| lavinia k chong m D
Medically reviewed by Lavinia K. Chong, MD, FACS

Close up top view of female breasts in strapless bra | lavinia k chong m D

Since 2011, I’ve explanted 150 pairs of breast implants, only 5 of which were originally my patients. In taking care of these women, I’ve gained some insights and hopefully become a more replete Plastic Surgical consultant; it seems reasonable to share these.

    1. Breast implants are medical devices and will need to be revisited, if they fail, at some point in a woman’s life. Previously, this point was apparently not well understood either by the patient or physician;
    2. A woman’s breasts will change as she proceeds through life, childbirth & afterwards. The native volume may expand, shrink and sag with the net result that her augmented breasts will also change;
    3. Attitudes change: The perky DD cup, which was eagerly desired in the 20’s may be deemed immodest, matronly and thus a source of embarrassment in the 40’s.

Who Is A Candidate For Implant Explantation?

At the risk of oversimplification, there are 3 subtypes of explantation patients:

    1. Young women who choose to explant relatively quickly. Their usual rationale is the size was excessive and incompatible with their desired activities;
    2. “Mothers” who experience either capsular contracture and/or deflation and elect explantation +/­ capsular procedures. Many are frankly too busy to do the “maintenance”;
    3. The “​I quit”​club want to definitively opt out of breast implants but request maximal surgical assistance to reconstruct their breasts, i.e. capsular procedures and mastopexy.

I counsel prospective explantation patients to consult their implanting surgeon and carefully consider their options. No one should “buy in haste, repent in leisure”, so we discourage acting on impulse. If they are truly motivated to proceed I am prepared to support their decision but retain the prerogative to discuss additional techniques, which may enhance their results. The algorithm for explantation is as follows:

    1. Saline implants without capsular contracture can be explanted under local anesthesia;
    2. Silicone or encapsulated implants are offered IV sedation for their procedures;
    3. Mastopexy can be performed in tandem, explantation­ mastopexy or staged, (later);
    4. It’s not recommended to return explanted breast prostheses to the patients, as they cannot be terminally sterilized;
    5. En bloc capsulectomy (removal of the implant and surrounding scar membrane) is
      recommended for higher degrees of capsular contracture (firming) & mandates the use of drains;
    6. A short, (4cm) inframammary fold incision is inconspicuous, expeditious and circumvents the possibility of a depressed periareolar scar (“fish mouth”);
    7. Activity restriction, drainage and compressive garments are essential for the first 2 weeks to promote effacement of the space previously occupied by the implant and for skin retraction;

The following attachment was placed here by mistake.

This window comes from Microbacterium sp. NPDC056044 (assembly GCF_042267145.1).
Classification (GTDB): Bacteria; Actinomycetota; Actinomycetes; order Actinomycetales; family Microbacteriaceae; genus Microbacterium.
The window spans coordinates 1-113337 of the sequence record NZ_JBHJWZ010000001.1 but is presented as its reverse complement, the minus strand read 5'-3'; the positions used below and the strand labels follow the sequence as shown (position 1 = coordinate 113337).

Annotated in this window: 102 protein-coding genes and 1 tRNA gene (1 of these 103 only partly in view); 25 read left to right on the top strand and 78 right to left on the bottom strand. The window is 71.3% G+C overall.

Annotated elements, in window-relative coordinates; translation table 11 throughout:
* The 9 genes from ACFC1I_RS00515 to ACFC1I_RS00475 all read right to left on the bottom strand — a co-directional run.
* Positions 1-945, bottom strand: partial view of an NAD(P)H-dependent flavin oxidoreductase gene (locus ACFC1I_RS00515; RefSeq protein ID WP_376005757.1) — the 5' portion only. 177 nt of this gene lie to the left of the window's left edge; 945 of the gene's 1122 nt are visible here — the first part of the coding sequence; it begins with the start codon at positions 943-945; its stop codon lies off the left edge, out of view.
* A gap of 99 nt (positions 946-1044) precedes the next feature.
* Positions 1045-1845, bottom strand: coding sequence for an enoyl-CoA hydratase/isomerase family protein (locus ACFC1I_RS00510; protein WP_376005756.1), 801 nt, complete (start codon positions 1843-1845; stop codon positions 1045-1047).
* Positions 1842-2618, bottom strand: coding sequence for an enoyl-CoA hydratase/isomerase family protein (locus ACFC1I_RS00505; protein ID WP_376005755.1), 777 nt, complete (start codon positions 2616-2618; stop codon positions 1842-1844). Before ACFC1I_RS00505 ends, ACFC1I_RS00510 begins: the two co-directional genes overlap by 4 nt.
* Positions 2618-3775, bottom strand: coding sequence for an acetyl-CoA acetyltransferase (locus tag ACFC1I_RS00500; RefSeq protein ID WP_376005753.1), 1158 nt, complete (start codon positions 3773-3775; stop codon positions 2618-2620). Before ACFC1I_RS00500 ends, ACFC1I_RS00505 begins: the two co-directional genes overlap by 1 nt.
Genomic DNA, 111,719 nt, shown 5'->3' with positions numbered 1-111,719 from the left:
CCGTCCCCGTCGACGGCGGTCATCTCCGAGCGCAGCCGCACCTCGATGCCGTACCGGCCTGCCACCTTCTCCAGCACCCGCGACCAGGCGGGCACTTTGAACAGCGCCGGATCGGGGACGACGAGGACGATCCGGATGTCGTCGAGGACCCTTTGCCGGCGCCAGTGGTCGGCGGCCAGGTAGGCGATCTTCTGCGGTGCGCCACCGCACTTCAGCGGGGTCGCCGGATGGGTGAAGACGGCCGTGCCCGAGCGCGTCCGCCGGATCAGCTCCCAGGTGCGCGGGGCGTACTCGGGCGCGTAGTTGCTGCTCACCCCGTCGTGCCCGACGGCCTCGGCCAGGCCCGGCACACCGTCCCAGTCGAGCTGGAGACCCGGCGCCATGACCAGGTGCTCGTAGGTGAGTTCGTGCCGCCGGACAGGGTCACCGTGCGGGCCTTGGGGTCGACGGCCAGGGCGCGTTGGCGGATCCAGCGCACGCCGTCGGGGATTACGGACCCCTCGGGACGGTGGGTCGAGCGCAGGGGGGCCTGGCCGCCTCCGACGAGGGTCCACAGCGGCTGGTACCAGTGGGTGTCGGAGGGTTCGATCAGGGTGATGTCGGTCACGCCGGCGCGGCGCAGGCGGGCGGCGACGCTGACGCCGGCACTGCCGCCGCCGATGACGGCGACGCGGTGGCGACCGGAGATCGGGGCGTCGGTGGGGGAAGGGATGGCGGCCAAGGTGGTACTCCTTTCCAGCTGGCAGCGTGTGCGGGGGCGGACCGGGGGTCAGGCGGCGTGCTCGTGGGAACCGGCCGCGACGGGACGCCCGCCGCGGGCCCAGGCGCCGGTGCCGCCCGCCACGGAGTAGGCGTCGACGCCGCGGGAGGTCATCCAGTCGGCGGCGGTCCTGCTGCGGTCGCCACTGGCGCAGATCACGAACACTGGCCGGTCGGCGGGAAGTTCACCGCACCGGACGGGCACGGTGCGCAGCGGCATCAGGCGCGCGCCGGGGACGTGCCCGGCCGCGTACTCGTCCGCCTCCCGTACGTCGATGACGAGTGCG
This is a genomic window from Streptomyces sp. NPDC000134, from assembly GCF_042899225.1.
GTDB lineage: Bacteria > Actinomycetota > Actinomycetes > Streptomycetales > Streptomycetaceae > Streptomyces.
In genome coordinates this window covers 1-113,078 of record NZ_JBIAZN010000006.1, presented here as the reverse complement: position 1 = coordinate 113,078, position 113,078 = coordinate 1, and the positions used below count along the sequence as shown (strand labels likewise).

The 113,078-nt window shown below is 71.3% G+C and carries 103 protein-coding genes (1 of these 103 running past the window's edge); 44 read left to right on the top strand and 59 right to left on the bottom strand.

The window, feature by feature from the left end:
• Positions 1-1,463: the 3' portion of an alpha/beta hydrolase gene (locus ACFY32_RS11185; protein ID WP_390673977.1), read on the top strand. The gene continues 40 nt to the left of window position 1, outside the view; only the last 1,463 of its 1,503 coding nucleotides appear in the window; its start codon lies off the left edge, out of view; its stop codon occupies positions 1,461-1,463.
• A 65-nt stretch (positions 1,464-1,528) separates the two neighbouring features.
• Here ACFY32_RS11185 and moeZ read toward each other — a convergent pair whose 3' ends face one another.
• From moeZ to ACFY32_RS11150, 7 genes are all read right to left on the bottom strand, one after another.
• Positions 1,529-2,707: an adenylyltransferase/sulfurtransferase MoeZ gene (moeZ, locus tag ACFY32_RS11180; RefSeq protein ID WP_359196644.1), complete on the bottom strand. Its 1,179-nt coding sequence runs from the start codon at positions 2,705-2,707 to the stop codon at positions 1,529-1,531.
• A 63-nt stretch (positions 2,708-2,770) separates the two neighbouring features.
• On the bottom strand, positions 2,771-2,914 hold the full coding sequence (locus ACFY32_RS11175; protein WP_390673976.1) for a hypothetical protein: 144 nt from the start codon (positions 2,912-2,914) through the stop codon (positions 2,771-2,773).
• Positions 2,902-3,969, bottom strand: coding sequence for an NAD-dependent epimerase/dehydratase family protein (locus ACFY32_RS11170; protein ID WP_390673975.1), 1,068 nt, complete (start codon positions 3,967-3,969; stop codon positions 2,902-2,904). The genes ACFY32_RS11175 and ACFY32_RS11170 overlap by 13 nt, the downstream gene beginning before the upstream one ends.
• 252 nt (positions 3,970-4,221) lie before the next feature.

8. Benefits of explantation include i. relief of musculoskeletal, dermatological symptoms; ii. easier mammography; iii. streamlined need for further procedures; iv. improved body self image.

Are explantation patients content? Do they panic and reoperate? In my experience, the explantation patients are amongst the most studied and satisfied, making my job quite pleasant. They are invariably relieved to have their concerns validated and surgical solutions proposed. Many have recounted how they were made to feel guilty or “abnormal” for wanting to remove their implants. Other consultants may feel so “invested” with breast implants that explantation seems like a “failure”. I don’t share that opinion and in fact have included the fact that explantation is always the fall­back position for breast implants. I have evolved and become a more comprehensive consultant.

However not every explant patient remains implant free. To date, I have reimplanted two patients, (none of which were originally my patients) and potentially have another 2 who are contemplating more surgery. Overall, it’s a fairly low rate of recidivism. If they decide to proceed, they have to accept that they may be facing another procedure in their lifetime for any of the following reasons:

    1. Implant failure. 2%/year;
    2. Capsular contracture, 2­25%. Cohesive gel implants are somewhat lower, 2%;
    3. Patient requests: different volumes, styles, profiles, saline to silicone, silicone to cohesive gel to explantation.

Recently, I was approached by another lady Plastic Surgeon who asked if I had experienced an uptick in explantation. I was surprised but pleasantly so, when she shared that her practice’s numbers were similar. We aren’t sure what this trend represents however we are prepared to take care of these women. I frequently quip that I wear a bra, but not the patient’s bra. I fully realize that a major part of our consultation is to understand the patient’s objectives, analyze their medical/surgical history and propose viable solutions.

Learn more about the breast revision process or contact Dr. Chong in Newport Beach for more information on implant explantation.

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